2022; 20(3): 578-580  
Pulmonary Embolism during a Retrial of Low-dose Clozapine
Gregg Alan Robbins-Welty1,2, Shannon Coats3, Andrew N. Tuck1, Bryan K. Lao1, Zachary Lane1,4
Departments of 1Psychiatry and Behavioral Sciences, 2Medicine, Duke University Medical Center, 3School of Medicine, Duke University School of Medicine, Durham, NC, 4Central Regional Hospital, Division of State-Operated Healthcare Facilities, Butner, NC, USA
Correspondence to: Gregg Alan Robbins-Welty
Combined Internal Medicine & Psychiatry Residency Program, Duke University Hospital, Box 3837 Durham, NC 27710, USA
E-mail: gar20@duke.edu
ORCID: https://orcid.org/0000-0003-4516-7368

*This work was presented as a case report poster the Association of Medicine & Psychiatry Virtual Annual Meeting 2021, September 30, 2021.
Received: October 18, 2021; Accepted: November 29, 2021; Published online: August 31, 2022.
© The Korean College of Neuropsychopharmacology. All rights reserved.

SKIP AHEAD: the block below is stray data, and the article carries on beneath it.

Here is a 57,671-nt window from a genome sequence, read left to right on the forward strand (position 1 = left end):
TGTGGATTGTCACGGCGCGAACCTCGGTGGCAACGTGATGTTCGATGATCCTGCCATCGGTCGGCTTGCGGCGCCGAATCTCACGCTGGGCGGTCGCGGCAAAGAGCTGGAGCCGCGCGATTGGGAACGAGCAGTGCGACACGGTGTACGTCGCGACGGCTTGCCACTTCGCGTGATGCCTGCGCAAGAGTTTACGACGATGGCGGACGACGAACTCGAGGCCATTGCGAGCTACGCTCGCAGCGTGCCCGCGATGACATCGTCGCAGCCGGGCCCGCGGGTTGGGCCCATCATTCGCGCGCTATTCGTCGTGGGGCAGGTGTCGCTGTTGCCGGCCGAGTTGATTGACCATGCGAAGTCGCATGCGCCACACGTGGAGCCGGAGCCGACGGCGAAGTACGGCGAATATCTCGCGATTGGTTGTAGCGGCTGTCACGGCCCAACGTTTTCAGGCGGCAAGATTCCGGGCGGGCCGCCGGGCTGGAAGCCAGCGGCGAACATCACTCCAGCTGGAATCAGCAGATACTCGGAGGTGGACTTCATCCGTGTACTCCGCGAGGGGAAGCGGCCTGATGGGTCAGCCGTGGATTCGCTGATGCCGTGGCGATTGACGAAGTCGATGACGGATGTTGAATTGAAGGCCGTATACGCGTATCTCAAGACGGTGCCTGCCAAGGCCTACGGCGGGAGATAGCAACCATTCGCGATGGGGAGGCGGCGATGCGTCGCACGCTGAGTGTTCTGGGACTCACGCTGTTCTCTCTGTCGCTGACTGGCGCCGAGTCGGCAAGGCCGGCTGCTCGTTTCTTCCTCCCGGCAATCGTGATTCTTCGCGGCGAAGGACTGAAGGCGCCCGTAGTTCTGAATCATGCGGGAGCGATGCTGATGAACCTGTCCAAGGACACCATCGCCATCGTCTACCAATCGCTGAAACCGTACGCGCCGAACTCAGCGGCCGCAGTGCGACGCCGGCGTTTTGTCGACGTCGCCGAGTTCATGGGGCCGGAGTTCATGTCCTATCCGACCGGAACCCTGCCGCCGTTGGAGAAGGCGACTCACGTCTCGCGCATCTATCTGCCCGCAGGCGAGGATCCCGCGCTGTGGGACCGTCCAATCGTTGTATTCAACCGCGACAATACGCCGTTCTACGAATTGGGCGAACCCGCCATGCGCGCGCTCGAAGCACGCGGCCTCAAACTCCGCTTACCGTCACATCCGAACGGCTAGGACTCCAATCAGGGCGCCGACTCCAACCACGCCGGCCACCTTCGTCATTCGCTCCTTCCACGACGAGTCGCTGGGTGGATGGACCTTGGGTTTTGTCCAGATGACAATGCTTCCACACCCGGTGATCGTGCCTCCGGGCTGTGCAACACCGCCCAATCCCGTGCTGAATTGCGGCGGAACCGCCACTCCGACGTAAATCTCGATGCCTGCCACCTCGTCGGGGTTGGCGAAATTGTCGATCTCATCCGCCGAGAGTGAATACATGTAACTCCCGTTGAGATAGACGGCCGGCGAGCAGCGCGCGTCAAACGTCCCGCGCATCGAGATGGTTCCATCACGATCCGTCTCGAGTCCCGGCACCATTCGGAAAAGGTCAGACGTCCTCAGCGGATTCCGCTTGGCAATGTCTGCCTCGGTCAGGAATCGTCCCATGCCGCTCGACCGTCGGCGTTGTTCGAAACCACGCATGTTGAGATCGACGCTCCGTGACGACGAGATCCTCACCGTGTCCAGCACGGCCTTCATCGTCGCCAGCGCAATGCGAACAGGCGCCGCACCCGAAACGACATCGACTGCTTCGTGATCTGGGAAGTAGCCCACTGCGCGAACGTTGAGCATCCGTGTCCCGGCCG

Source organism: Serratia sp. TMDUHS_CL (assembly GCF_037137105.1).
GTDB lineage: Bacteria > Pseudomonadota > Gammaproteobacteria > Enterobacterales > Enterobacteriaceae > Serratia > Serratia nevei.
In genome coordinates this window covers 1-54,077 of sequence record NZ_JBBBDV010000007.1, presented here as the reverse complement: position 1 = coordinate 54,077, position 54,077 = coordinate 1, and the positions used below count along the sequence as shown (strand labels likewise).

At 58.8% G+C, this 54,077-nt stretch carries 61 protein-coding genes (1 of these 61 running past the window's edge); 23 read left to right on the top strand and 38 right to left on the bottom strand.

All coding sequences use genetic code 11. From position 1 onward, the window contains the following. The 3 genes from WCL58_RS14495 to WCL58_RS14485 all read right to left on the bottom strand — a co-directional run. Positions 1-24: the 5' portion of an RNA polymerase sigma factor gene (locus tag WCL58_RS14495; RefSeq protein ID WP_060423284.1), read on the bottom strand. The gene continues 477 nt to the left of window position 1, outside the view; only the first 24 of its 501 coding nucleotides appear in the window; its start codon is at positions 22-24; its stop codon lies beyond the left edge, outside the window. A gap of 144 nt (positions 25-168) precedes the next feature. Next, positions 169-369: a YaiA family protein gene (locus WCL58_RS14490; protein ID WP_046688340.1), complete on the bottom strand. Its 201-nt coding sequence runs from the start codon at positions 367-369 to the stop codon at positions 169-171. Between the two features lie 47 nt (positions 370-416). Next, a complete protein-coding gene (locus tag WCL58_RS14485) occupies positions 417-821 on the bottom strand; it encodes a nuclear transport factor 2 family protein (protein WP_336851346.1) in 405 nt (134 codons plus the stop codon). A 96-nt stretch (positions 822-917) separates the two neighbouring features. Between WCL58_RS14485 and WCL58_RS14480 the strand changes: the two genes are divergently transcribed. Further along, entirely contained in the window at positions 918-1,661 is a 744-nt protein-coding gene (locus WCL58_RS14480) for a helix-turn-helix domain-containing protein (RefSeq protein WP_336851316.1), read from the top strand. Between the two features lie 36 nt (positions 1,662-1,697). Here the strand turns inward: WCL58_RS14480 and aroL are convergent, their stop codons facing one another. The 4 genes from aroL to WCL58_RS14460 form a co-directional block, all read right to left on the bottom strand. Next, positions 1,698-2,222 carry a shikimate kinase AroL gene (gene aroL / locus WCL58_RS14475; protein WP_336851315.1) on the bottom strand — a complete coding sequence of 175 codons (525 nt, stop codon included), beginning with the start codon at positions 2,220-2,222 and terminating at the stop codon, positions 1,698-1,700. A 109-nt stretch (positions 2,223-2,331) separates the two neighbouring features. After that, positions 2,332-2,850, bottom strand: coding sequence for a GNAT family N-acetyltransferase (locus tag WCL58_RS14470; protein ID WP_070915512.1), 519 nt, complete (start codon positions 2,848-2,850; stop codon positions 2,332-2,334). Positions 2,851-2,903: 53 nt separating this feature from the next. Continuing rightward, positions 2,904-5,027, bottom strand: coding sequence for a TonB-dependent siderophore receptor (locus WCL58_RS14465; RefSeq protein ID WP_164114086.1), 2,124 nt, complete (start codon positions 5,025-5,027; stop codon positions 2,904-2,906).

Pulmonary emboli (PE) are increasingly recognized as an adverse effect of clozapine. However, little is known about the characteristics or mechanisms of clozapine-associated PE. We present a case of a 34-year-old with treatment-refractory schizophrenia who developed rhabdomyolysis during his first clozapine trial. During re-trial on a lower dose than his initial trial, the patient developed chest pain that he attributed to “pacemakers.” The pleuritic description and associated tachycardia prompted medical workup and the patient was ultimately diagnosed with a clozapine-associated PE. The patient’s only risk factors for PE were obesity and tobacco use, while his hypercoagulability workup was unrevealing. Clozapine use was continued at a lower dose following these adverse effects given inefficacy of other agents in managing the patient’s psychotic symptoms. The patient experienced significant relief of psychotic symptoms with continued clozapine therapy and a course of electroconvulsive therapy. The patient’s presentation was unusual in that it occurred during a retrial of clozapine, after the initial trial was stopped when he developed rhabdomyolysis. This case demonstrates the importance of maintaining vigilance for PE in patients on clozapine as well as not dismissing somatic complaints in patients experiencing psychosis. Additionally, given his history rhabdomyolysis, an uncommon adverse effect of clozapine, the development of a second uncommon adverse effect (PE) raises the question of whether these events may be associated.